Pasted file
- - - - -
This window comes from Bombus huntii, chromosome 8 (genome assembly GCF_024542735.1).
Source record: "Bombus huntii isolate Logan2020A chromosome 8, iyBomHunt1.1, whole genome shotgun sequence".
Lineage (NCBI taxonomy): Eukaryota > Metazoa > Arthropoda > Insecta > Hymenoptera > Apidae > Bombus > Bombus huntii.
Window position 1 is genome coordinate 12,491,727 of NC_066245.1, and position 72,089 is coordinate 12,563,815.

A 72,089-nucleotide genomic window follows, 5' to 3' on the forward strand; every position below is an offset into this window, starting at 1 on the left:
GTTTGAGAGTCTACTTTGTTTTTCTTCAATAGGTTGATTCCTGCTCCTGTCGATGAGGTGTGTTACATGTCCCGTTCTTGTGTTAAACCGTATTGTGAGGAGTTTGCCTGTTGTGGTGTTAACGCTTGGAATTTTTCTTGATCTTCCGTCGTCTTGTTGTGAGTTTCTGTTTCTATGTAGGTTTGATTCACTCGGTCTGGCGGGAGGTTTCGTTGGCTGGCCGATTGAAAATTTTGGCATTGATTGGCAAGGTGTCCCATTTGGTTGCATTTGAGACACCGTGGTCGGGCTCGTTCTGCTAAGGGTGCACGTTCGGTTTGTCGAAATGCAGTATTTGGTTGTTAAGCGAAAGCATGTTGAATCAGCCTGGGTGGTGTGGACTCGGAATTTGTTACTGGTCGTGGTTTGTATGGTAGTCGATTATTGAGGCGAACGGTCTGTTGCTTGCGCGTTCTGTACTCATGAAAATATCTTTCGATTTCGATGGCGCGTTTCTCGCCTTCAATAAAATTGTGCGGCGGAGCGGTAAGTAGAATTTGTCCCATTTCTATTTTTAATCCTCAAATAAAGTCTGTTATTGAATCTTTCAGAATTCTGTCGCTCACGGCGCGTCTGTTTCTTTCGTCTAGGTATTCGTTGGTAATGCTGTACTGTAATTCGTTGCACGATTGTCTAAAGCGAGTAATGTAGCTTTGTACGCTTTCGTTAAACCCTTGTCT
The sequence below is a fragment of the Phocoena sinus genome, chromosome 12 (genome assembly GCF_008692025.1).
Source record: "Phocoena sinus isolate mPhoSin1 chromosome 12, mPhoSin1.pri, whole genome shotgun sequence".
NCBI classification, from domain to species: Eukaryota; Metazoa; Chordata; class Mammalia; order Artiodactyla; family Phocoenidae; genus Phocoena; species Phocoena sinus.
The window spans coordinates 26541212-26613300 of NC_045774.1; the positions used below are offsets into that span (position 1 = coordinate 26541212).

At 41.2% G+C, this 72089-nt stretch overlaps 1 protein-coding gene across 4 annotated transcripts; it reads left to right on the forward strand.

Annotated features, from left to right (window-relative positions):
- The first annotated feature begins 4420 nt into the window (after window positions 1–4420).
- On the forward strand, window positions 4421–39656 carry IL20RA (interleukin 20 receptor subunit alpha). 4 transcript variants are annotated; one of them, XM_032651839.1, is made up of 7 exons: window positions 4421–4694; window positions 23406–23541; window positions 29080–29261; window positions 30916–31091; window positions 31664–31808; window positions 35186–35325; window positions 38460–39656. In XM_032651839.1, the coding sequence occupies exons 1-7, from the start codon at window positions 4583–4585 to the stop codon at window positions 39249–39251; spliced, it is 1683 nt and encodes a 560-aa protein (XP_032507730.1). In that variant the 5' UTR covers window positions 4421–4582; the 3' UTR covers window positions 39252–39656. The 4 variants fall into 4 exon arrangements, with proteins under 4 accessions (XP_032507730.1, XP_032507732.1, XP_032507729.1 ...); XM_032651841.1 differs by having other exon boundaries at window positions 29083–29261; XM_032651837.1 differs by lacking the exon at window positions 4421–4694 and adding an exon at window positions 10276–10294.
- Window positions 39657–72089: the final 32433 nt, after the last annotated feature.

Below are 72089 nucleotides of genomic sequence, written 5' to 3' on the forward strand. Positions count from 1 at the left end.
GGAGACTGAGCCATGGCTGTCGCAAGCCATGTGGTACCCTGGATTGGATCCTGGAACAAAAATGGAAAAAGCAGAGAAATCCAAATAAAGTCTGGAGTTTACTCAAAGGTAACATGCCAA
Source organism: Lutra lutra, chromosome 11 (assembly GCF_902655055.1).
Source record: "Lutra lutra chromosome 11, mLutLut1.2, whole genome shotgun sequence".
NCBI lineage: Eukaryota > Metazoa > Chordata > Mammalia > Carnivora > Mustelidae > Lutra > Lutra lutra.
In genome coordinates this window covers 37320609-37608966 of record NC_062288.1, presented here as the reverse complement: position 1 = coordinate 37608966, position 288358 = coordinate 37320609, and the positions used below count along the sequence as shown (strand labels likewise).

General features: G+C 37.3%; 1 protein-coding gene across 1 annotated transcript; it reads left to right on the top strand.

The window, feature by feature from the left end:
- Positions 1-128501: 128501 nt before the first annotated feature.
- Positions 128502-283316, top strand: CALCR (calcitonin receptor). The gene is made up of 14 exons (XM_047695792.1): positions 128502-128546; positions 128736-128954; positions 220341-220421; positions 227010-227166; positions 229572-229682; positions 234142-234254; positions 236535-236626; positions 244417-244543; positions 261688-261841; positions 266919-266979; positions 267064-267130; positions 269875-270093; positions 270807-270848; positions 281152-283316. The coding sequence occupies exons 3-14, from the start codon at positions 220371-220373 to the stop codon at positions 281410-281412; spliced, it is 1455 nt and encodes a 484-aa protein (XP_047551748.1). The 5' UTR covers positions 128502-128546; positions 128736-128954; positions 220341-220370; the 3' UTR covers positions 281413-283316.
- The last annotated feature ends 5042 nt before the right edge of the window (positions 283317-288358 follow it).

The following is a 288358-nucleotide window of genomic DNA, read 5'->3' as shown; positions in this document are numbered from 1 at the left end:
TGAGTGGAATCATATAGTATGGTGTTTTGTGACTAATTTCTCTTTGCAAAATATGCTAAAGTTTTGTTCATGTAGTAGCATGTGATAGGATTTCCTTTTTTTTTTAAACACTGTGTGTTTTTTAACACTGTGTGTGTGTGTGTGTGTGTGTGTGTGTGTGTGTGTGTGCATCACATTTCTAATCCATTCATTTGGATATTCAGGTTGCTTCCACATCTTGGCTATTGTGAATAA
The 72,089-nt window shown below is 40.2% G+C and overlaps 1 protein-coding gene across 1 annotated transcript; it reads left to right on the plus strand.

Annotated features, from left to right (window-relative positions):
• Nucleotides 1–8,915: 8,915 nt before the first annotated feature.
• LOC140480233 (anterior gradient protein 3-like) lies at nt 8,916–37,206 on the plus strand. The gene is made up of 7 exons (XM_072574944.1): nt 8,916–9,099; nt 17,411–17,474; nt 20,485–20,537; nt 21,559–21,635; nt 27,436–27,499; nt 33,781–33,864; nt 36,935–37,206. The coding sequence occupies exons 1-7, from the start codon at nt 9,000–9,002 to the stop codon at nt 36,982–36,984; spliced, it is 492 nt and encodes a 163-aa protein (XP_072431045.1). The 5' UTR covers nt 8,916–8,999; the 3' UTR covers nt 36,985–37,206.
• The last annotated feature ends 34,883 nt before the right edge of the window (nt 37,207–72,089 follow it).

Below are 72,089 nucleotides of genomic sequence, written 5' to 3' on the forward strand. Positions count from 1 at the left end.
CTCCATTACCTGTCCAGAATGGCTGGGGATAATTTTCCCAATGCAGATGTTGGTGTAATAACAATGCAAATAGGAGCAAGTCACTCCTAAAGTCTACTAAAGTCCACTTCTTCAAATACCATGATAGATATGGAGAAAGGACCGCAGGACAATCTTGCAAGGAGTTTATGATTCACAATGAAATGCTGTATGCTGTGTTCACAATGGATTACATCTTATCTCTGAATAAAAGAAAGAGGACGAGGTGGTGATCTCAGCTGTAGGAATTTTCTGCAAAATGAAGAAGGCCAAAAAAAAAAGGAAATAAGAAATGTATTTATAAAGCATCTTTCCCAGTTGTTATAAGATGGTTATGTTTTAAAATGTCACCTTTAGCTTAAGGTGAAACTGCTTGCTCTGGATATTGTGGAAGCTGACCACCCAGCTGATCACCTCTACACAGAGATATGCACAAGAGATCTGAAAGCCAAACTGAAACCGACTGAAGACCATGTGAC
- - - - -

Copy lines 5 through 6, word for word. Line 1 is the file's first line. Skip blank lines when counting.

A 72,089-nucleotide genomic window follows, 5' to 3' on the forward strand; every position below is an offset into this window, starting at 1 on the left:
GTTTGAGAGTCTACTTTGTTTTTCTTCAATAGGTTGATTCCTGCTCCTGTCGATGAGGTGTGTTACATGTCCCGTTCTTGTGTTAAACCGTATTGTGAGGAGTTTGCCTGTTGTGGTGTTAACGCTTGGAATTTTTCTTGATCTTCCGTCGTCTTGTTGTGAGTTTCTGTTTCTATGTAGGTTTGATTCACTCGGTCTGGCGGGAGGTTTCGTTGGCTGGCCGATTGAAAATTTTGGCATTGATTGGCAAGGTGTCCCATTTGGTTGCATTTGAGACACCGTGGTCGGGCTCGTTCTGCTAAGGGTGCACGTTCGGTTTGTCGAAATGCAGTATTTGGTTGTTAAGCGAAAGCATGTTGAATCAGCCTGGGTGGTGTGGACTCGGAATTTGTTACTGGTCGTGGTTTGTATGGTAGTCGATTATTGAGGCGAACGGTCTGTTGCTTGCGCGTTCTGTACTCATGAAAATATCTTTCGATTTCGATGGCGCGTTTCTCGCCTTCAATAAAATTGTGCGGCGGAGCGGTAAGTAGAATTTGTCCCATTTCTATTTTTAATCCTCAAATAAAGTCTGTTATTGAATCTTTCAGAATTCTGTCGCTCACGGCGCGTCTGTTTCTTTCGTCTAGGTATTCGTTGGTAATGCTGTACTGTAATTCGTTGCACGATTGTCTAAAGCGAGTAATGTAGCTTTGTACGCTTTCGTTAAACCCTTGTCT